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Yonatan Tesfaye was sentenced to more than six years for encouraging “terrorism” by the comments he made on Facebook / Photo: AI

Ethiopian sentenced to 6 years imprisonment for Facebook posts

A federal high court in Ethiopia on Thursday sentenced Yonatan Tesfaye to six years and six months in prison for comments he made on Facebook.

The court convicted the politician for “planning, preparing and encouraging terrorism” via his Facebook page in 2015. 

The authorities objected to several posts including one in which he said the government used “force against the people instead of peaceful discussion”.

The former spokesperson for the Blue party had been found guilty of the charges earlier this month after his arrest in December 2015 for encouraging the Oromo protests that resulted in the death of thousands of people.

Amnesty International described the gulity verdict as “a miscarriage of justice”.

The sentencing on Thursday follows an appeal by his lawyer Shibiru Belete Birru for a minimum sentence as the charges carried up to 20 years prison sentence, local media Fana Broadcasting Corporate.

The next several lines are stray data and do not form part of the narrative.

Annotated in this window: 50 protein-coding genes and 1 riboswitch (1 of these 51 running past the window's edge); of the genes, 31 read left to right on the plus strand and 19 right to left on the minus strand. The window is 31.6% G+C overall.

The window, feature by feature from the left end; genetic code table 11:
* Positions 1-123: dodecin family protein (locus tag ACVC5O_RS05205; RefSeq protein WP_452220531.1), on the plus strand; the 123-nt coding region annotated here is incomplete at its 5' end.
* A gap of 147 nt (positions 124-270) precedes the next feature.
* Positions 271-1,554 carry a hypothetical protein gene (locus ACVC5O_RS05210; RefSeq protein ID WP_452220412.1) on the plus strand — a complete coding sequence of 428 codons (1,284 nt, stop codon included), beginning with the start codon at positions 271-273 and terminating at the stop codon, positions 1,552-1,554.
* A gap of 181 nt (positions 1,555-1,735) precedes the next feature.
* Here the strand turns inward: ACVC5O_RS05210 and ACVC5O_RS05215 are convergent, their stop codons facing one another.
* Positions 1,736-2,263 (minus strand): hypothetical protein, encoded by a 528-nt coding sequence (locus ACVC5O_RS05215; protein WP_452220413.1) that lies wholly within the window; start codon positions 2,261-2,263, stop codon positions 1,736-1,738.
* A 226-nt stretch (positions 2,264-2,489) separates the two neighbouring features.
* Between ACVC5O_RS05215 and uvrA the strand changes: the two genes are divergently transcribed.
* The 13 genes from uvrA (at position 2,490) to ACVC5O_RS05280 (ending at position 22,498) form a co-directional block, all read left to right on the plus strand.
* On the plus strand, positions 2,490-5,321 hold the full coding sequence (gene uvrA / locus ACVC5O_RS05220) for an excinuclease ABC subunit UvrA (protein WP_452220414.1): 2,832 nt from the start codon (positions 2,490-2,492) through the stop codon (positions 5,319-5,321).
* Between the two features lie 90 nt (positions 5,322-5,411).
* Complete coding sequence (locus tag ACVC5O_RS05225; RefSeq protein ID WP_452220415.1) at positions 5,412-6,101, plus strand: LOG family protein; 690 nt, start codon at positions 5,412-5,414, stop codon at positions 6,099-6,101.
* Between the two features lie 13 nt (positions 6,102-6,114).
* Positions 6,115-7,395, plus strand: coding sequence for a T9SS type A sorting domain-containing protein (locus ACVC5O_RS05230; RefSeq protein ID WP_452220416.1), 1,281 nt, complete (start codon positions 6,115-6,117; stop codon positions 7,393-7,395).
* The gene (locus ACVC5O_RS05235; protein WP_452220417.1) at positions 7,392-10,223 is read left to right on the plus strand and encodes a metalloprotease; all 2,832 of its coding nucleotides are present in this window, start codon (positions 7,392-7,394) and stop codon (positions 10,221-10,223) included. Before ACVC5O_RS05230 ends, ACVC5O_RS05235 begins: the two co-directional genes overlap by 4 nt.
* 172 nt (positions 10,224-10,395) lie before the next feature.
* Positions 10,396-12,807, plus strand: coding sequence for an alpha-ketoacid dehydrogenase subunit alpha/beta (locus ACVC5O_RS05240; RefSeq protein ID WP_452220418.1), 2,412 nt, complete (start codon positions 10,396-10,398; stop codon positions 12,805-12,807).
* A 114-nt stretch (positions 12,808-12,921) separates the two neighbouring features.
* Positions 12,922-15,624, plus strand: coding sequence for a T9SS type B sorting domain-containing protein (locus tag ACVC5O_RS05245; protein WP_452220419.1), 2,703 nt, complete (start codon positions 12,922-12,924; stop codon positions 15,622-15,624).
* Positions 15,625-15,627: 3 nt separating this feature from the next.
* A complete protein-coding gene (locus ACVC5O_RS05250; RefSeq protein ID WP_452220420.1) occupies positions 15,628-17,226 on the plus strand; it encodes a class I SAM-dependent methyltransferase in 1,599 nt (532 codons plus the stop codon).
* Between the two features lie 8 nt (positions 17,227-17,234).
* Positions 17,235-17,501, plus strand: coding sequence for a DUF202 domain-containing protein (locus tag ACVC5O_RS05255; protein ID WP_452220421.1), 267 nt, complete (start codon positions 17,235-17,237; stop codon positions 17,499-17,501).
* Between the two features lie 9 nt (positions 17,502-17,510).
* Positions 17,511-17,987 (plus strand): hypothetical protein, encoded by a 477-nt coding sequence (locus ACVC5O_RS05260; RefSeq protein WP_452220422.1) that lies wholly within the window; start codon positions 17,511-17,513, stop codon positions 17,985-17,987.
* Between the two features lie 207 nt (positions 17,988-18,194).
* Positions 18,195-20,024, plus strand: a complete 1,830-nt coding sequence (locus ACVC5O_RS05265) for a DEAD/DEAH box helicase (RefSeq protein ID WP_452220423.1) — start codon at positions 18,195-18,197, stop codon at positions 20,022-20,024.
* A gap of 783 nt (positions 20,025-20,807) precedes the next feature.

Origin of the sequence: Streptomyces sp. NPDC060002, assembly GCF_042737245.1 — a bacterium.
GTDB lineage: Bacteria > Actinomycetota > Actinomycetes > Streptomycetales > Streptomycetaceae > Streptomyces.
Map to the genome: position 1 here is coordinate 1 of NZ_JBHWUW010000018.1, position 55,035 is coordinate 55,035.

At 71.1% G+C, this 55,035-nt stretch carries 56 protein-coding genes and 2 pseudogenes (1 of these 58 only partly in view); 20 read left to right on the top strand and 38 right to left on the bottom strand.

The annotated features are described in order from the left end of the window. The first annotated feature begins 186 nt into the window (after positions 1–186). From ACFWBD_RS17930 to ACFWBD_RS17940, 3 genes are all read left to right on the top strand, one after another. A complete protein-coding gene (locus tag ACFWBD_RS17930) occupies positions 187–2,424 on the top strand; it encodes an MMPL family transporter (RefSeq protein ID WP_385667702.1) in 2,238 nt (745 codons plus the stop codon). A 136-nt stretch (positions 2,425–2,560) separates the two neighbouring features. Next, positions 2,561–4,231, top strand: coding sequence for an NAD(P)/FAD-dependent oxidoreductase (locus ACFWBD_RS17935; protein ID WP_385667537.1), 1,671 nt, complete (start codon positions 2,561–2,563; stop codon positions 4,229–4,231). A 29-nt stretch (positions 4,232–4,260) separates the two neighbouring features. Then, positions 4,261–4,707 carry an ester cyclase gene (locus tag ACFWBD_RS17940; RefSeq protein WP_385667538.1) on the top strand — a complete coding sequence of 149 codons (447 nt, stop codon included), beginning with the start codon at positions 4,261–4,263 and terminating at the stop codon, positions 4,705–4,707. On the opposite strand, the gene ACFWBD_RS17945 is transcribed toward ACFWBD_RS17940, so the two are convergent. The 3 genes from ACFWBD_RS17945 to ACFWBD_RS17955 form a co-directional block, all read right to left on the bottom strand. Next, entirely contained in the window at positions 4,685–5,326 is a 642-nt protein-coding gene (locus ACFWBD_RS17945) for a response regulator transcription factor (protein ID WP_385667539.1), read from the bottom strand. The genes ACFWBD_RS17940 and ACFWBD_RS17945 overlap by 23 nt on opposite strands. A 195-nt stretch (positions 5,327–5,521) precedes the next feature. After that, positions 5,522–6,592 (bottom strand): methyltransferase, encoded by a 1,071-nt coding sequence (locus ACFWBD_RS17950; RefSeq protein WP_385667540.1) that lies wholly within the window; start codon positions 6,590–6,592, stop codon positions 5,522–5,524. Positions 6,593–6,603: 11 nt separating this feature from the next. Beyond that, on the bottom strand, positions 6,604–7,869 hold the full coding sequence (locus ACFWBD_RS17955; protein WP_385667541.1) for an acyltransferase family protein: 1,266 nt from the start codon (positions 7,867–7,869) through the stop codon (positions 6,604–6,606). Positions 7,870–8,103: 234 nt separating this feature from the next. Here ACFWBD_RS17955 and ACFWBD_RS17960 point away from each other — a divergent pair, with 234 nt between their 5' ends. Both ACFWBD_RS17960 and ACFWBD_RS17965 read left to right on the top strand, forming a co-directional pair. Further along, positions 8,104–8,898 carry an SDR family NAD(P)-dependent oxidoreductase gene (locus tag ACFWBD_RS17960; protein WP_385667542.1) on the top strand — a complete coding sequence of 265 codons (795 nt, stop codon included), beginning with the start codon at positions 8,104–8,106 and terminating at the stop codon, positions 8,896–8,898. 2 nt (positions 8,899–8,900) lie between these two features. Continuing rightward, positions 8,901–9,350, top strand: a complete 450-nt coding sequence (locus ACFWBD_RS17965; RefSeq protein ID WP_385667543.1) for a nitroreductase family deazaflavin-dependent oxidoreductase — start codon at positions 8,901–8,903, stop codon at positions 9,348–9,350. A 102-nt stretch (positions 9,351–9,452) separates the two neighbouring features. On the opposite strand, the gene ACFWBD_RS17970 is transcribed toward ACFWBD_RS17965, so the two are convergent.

After his arrest, Tesfaye was held incommunicado during the pre-trial period until May 2016 when he was charged with terrorism under the country’s anti-terrorism law.

He has maintained his innocence throughout the trial based on the 2009 law that prescribes jail terms for anyone who publishes information that could incite readers to commit acts of terrorism.

Yonatan Tesfaye’s sentencing follows the conviction of journalist Getachew Shiferaw who was also arrested in late December 2015 and charged in May 2016 with involvement in the operations of the outlawed anti-government group Ginbot 7.

That charge was dismissed but he was found guilty on Wednesday of public provocation to commit “crimes against the external security and defensive power” of the state.

Ethiopia has been accused by opposition politicians and international rights groups of regularly using security concerns as an excuse to stifle anti-government statements and clamp down on media freedoms.

Austin Ohaegbu

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